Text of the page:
My Buddhist refuge name is Tsultrim Mig Gya. It means Discipline Great Vision and represents what my teacher saw as the path to my enlightenment when I took my refuge vow in 2005. It was a time of great personal change for me. Discipline was one of my guiding principals then because it gave me a structure in which to manage the groundlessness of my existence at the time. Having ready access to personal discipline made it easy to put in the 20 hours a week of training I was doing in preparation for Denali.
My teacher, Moh Hardin, defined discipline as “Gentle Bravery.” It takes bravery to pull off a disciplined life and the path has taught me that gentleness is a key component of that bravery (rather than aggression). Over the past half decade, discipline has mostly been easy for me to maintain. Except for the past six months. I came home from Everest 2010 filled with fatigue, disappointment, and a mountain of other emotions that have arisen whenever I’ve tried to return to a more disciplined (i.e. physical training) life. The will to get out of bed early in the morning to train seemed to have vanished. The energy to exercise to intense aerobic levels escaped me. What had formerly been easy was now very hard.
I would make a plan. Then let it go. Make another plan. Let it go. After a few attempts, I decided it just wasn’t time yet. That gentleness was the fertilizer to nurture my inner ground and I would know when the time was right. Just before heading to Guatemala, I bid on an exercise boot camp during a silent auction. To my surprise, I won it. I decided I would start attending in the New Year. It’s always good to start new projects in the New Year. And on Mondays as it turned out. I’ve always liked starting things on Mondays.
I made the arrangements to attend and was informed I could start the very next day on the Wednesday. That was the first day of the hockey class I was helping to teach so I wrote back and said I would start Friday. Thursday night I play hockey until almost 11 pm and we had a big snowstorm so I decided to forego starting until the Monday. Mondays work for me for beginnings.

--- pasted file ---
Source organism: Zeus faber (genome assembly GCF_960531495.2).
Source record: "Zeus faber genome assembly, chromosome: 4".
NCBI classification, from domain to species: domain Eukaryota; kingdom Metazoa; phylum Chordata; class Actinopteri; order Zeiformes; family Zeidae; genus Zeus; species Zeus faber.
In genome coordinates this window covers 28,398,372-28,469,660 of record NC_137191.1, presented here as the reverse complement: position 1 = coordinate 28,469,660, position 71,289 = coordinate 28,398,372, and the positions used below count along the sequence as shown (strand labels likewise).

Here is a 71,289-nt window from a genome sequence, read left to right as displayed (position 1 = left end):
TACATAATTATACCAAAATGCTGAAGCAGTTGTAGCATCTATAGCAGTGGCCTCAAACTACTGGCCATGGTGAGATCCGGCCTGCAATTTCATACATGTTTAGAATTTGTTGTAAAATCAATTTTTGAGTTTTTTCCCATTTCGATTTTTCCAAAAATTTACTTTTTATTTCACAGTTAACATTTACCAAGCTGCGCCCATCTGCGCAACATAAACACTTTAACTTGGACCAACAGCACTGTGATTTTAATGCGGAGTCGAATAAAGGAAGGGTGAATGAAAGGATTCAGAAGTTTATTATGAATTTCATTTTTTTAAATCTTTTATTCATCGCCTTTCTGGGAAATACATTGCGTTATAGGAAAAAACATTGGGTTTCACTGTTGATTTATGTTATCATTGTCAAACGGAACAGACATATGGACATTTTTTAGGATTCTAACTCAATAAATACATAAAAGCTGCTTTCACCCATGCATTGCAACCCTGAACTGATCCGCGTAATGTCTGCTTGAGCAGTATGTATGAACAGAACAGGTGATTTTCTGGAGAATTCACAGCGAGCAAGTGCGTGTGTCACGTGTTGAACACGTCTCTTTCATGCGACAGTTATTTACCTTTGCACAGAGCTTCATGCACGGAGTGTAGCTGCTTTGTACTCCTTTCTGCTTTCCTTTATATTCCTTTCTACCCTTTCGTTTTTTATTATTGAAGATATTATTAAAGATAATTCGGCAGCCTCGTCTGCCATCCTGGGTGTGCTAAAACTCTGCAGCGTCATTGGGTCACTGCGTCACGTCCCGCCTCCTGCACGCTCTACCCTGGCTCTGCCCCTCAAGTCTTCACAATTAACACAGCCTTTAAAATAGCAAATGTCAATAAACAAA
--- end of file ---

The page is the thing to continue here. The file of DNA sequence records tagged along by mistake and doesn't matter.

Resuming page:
I woke before the alarm and was pleased I had time to set out breakfast for Marian before setting out for an action packed morning. I was excited and nervous. What would it be like? Would the group leave me in the dust? How out of shape would I be? When I arrived the leader mentioned that this was “Blue Monday”, supposedly the most depressing day of the year because our Christmas visas bills would have arrived and 85% of people who made New Year’s Resolutions would have already given up on them. It was an intense workout that humbled me at every station but I enjoyed being back in the gym.
I’ve been back five more times since then and realize that for the time being, I am “borrowing discipline” from both the leader and fellow participants. When I thought about not going yesterday, knowing that everyone else would be there, got me up and going despite hockey finishing even later than usual. When I’m firmly planted in my disciplined path, nothing gets in my way and I can pull it all off on my own but for now, I am content and grateful to borrow discipline. It’s good to be reminded of the value of community in helping us get over, through, under, and around the obstacles we face. There is nothing like having someone else to hold us accountable when we can’t do that for ourselves. I know for me that my discipline comes and goes. Now for times when it’s gone, I’ll remind myself that it’s okay to borrow from others as I know it’s been very rewarding for me at other times to support the discipline of others in getting exercise, writing a thesis, or changing eating habits.
As I said to that group of teachers a week ago, we’re all on the same rope. We go together and ideally we can use that bond and our belief in each other to nurture the discipline that big goals and big dreams and regular life require. As one proverb says, “Fall Down Seven Times, Get Up Eight.” If you’ve given up on something lately, vow to begin again on Monday–find a community to lend you some discipline in pulling it off–and I bet before long, you (like me) will be back on track towards whatever it is.